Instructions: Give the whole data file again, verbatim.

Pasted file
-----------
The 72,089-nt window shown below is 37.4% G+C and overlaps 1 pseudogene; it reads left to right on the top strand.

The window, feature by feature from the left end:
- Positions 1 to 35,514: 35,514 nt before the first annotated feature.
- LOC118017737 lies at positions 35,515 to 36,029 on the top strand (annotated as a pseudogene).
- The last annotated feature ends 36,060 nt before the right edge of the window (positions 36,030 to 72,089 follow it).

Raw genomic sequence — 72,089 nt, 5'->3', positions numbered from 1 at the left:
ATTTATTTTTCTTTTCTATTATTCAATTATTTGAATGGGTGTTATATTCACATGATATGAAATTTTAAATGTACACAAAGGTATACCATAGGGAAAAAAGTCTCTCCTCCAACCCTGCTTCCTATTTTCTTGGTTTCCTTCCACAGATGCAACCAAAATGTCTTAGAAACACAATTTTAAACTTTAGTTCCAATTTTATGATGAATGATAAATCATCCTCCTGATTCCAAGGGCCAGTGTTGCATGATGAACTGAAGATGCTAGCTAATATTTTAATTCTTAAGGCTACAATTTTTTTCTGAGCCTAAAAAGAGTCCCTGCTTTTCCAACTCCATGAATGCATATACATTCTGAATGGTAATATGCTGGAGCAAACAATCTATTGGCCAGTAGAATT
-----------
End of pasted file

The 72,089-nt window shown below is 37.4% G+C and overlaps 1 pseudogene; it reads left to right on the top strand.

The window, feature by feature from the left end:
- Positions 1 to 35,514: 35,514 nt before the first annotated feature.
- LOC118017737 lies at positions 35,515 to 36,029 on the top strand (annotated as a pseudogene).
- The last annotated feature ends 36,060 nt before the right edge of the window (positions 36,030 to 72,089 follow it).

Raw genomic sequence — 72,089 nt, 5'->3', positions numbered from 1 at the left:
ATTTATTTTTCTTTTCTATTATTCAATTATTTGAATGGGTGTTATATTCACATGATATGAAATTTTAAATGTACACAAAGGTATACCATAGGGAAAAAAGTCTCTCCTCCAACCCTGCTTCCTATTTTCTTGGTTTCCTTCCACAGATGCAACCAAAATGTCTTAGAAACACAATTTTAAACTTTAGTTCCAATTTTATGATGAATGATAAATCATCCTCCTGATTCCAAGGGCCAGTGTTGCATGATGAACTGAAGATGCTAGCTAATATTTTAATTCTTAAGGCTACAATTTTTTTCTGAGCCTAAAAAGAGTCCCTGCTTTTCCAACTCCATGAATGCATATACATTCTGAATGGTAATATGCTGGAGCAAACAATCTATTGGCCAGTAGAATT